Without taking too much away from Storm Constantine’s site-article, basically, it’s the oldest memory I have - and a recurring nightmare that later just sort of ‘went away.’ I can remember all the way back to age two, but prior I remember nothing - I think because of the traumatic experience it was for me, it caused my memory cells to kick in.

A two year old cannot equate such an experience with Sun God similarities - but later, as I learned about Egyptian history in school, the thought did dawn on me that there may have been more to it than that. Of course, I didn’t want to be crazy either, so I never discussed it with anyone or told anyone about it except my grandmother, who was there.

To read the entire encounter with the Egyptian Sun God go to this Internet site : http://www.ladyoftheflame.co.uk/Articles/MyRa.htm

4. Does the muse ever surprise you in unpleasant ways ? In other words, are you one of those people that have notepads and pens scattered about the house and car because you must be prepared for those moments when you are suddenly struck by the muse ? This usually happens to me at four in the morning while I am attempting to get a drink of water in the dark, an idea, title or name will pop into my head that must be written down.

Yes, I am one of those people. I generally keep a journal with me at all times, unless the situation warrants not carrying a bag big enough to keep one in-like going to the opera. I get struck at unfortunate times, too, when driving or when I forget to bring my journal with me and don’t have a laptop handy. I usually scribble on anything I can get my hands on, then, like a cocktail napkin or newspaper page. The trouble with these little clippings is that they get lost or drenched or otherwise disappear.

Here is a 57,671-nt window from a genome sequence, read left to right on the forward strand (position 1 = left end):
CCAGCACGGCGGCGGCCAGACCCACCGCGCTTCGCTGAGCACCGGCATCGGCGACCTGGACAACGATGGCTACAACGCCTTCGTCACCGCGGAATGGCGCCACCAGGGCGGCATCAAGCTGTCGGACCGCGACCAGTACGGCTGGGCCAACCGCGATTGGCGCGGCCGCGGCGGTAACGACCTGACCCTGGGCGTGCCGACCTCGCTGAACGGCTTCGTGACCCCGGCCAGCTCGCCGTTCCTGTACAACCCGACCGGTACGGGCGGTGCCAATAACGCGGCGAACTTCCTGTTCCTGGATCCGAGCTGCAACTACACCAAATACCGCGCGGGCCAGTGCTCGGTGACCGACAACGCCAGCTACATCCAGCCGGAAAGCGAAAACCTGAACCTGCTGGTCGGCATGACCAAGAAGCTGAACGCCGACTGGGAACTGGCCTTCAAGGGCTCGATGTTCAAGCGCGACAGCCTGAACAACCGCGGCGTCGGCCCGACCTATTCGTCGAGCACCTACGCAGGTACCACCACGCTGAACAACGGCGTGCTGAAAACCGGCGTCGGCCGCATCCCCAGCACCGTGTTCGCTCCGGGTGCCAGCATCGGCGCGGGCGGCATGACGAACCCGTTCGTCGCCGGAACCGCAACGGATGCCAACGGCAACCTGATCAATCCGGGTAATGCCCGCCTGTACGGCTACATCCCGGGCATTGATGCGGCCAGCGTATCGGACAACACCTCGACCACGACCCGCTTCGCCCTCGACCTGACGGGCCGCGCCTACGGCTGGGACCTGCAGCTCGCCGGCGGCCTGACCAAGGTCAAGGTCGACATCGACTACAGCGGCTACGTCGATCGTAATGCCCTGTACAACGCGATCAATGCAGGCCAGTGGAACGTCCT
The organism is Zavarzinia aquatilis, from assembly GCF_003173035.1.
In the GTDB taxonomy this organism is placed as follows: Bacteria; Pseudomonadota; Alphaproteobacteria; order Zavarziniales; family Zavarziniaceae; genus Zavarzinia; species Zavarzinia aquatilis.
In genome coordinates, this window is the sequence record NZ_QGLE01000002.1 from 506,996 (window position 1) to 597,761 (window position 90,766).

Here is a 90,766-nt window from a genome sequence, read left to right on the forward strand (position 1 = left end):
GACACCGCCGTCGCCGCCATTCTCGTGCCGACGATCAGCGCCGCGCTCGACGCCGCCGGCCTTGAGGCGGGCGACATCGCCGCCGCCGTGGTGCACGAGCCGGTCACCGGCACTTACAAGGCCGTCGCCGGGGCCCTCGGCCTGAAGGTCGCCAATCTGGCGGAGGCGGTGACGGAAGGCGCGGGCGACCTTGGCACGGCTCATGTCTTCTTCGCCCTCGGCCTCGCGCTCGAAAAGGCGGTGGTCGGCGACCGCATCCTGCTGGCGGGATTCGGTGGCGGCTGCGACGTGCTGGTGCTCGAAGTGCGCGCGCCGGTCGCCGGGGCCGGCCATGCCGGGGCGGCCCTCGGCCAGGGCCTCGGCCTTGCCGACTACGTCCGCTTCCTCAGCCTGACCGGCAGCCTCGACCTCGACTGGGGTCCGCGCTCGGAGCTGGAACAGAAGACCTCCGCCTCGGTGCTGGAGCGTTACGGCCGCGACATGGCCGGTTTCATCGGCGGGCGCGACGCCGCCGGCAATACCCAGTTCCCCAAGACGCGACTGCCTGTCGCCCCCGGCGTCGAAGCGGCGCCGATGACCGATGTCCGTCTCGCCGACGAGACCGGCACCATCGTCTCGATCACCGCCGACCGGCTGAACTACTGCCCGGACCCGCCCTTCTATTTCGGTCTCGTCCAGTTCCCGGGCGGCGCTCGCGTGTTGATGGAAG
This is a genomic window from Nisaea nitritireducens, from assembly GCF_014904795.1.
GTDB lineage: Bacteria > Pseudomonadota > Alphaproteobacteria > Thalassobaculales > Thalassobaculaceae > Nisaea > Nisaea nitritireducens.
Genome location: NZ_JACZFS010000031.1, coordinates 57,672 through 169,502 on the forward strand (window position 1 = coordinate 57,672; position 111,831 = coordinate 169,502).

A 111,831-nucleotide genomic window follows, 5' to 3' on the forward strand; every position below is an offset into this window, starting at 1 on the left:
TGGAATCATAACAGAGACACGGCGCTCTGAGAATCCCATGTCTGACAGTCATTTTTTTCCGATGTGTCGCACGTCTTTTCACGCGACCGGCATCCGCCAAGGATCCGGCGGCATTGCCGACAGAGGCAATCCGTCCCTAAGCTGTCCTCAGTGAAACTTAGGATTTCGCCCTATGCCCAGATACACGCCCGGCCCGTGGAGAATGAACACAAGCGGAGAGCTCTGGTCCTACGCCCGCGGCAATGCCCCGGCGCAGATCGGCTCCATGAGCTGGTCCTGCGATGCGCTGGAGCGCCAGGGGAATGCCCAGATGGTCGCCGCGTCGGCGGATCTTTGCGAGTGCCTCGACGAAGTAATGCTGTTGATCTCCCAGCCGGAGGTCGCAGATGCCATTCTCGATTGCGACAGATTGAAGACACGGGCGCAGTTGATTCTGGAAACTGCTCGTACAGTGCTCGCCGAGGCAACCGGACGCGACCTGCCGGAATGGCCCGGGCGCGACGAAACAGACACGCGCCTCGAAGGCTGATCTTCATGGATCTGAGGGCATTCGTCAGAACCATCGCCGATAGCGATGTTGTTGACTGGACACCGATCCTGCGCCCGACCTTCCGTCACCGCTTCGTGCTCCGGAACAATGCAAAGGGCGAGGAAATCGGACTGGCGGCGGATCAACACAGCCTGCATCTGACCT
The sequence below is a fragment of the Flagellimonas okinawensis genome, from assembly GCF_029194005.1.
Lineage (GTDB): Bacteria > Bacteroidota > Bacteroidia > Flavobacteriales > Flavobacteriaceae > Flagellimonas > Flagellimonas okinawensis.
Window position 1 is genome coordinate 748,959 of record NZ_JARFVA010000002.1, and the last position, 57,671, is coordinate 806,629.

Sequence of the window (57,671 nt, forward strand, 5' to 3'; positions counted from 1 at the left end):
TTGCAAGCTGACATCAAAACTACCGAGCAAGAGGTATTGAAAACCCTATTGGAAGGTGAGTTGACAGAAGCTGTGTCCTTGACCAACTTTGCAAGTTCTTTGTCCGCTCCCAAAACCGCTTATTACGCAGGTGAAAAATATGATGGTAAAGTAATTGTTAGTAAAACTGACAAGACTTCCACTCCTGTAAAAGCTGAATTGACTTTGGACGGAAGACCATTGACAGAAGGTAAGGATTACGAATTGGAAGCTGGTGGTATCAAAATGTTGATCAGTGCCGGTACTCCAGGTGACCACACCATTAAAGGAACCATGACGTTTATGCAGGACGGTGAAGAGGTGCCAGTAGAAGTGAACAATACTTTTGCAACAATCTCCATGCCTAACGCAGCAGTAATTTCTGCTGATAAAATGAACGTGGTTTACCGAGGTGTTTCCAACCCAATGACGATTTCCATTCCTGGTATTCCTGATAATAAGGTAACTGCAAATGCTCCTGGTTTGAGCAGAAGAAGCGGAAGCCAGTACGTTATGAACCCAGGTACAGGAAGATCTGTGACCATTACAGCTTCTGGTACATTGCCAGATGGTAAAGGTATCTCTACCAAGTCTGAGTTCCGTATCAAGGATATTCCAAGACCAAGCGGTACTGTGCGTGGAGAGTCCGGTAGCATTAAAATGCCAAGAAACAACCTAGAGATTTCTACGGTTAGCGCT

There are also times when I wake up in the middle of the night and have a wonderful idea. If I don’t get up and write the story right then, it will never be written. I will never remember it, either. I can’t rely on notepads by the bed because in the past, I have tried to, and had trouble with accuracy. Once, I woke in the middle of the night to the most brilliant revelation I’d ever had-it would have been a best seller ! It would have been later made into a movie ! It would have made me a million dollars !

But I was so sleepy... Too tired to get up and write it all down. Instead, I wrote the key phrase that would unlock the magic of the universe that was my idea, down on a pad that was beside my bed. It was all I needed, and I knew I could write the story in the morning with a fresh brain. When I woke, I suddenly remembered the revelation, and excitedly looked at the pad of paper. On it was written, “Frozen cookies.” Obviously that never became anything. I remind myself of “frozen cookies” each time I wake up at 3am with a brilliant idea, and that usually gets me out of bed and to the computer.


5. Within the horror genre whose work first influenced you to write and whose writing do you still find the most fascinating now and why ?